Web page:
Province 'committed' to casino tax issue
By Kris Dube / News Editor
April 24, 2014
NIAGARA FALLS - Ontario's Ministry of Finance says it is working with officials in Niagara to address concerns over the 2013 MPAC assessment of the Fallsview Casino.
Earlier this week, Niagara Falls mayor Jim Diodati and Niagara Region chair Gary Burroughs held a press conference to express their governments' frustration with the gaming facility's value being set at $278 million, a figure municipal staff says should be closer to $450 million.
This assessment is expected to pose a combined $5.9 million shortfall for the city and the region.
Niagara Falls will receive $21 million this fiscal year for hosting two casinos in the city and its council is now faced with either increasing taxes or dipping into this funding to make up some of the difference.
Ministry spokesperson Susie Heath told Bullet News the Region of Niagara is one of the biggest benefactors of provincial uploads in Ontario, receiving $60 million annually, a figure that will continue to increase.
Before it was determined the City of Niagara Falls would be in receipt of $21 million from the OLG, the municipality previously received an annual amount of $6 million.
As part of the province-wide reassessment for the 2013 tax year, MPAC established updated values for the Fallsview Casino Resort and Casino Niagara. The OLG, the City of Niagara Falls and Niagara Region have appealed MPAC’s assessment to the Assessment Review Board.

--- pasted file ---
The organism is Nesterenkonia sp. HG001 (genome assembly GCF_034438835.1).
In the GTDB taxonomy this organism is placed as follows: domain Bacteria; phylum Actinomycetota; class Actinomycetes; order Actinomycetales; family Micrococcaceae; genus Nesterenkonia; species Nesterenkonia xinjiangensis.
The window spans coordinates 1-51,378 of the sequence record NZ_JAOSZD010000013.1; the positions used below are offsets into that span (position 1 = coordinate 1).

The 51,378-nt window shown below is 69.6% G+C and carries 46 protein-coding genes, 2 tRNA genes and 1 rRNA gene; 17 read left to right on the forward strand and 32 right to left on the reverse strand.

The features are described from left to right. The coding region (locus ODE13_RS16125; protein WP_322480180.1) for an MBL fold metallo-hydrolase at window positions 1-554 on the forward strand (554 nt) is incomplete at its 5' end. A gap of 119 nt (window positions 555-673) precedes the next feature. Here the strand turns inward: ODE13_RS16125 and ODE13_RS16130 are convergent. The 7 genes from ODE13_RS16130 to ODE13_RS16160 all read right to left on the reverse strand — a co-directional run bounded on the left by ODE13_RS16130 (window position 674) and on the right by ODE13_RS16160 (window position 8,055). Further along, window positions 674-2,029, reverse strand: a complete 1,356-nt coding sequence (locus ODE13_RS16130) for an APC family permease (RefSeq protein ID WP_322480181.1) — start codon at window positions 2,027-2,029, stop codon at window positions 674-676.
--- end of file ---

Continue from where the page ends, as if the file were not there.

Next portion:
“The province is committed to working with OLG, the City and Region to address the issues at hand. We have facilitated meetings between MPAC and the region to help the two parties come to an agreement on assessment methodology and to avoid conflicts going forward,” said Heath.
The ministry says it will continue to facilitate these conversations and suggests Niagara officials ask for the process to be sped up.
“We have also encouraged Niagara to ask for an expedited appeal, since it's a long-standing issue and represents a significant portion of the city's tax base. We understand that the city is looking into it but have not taken any action thus far,” said Heath.
Considering an appeal process has been ongoing for the last nine years, Diodati says it's difficult to understand how the province could say his local government hasn't taken any action on expediting the process.
He also pointed out that no response has been provided to letters sent by Region chair Gary Burroughs asking for a resolution on this issue that all involved parties can agree on.
"It's a given we'd like to expedite it," Diodati told Bullet News on Thursday.
If the province needs more from Niagara officials to move forward, Diodati said now is the time for a plan to be laid out.
"Just tell us where and when and we'll be there," he added.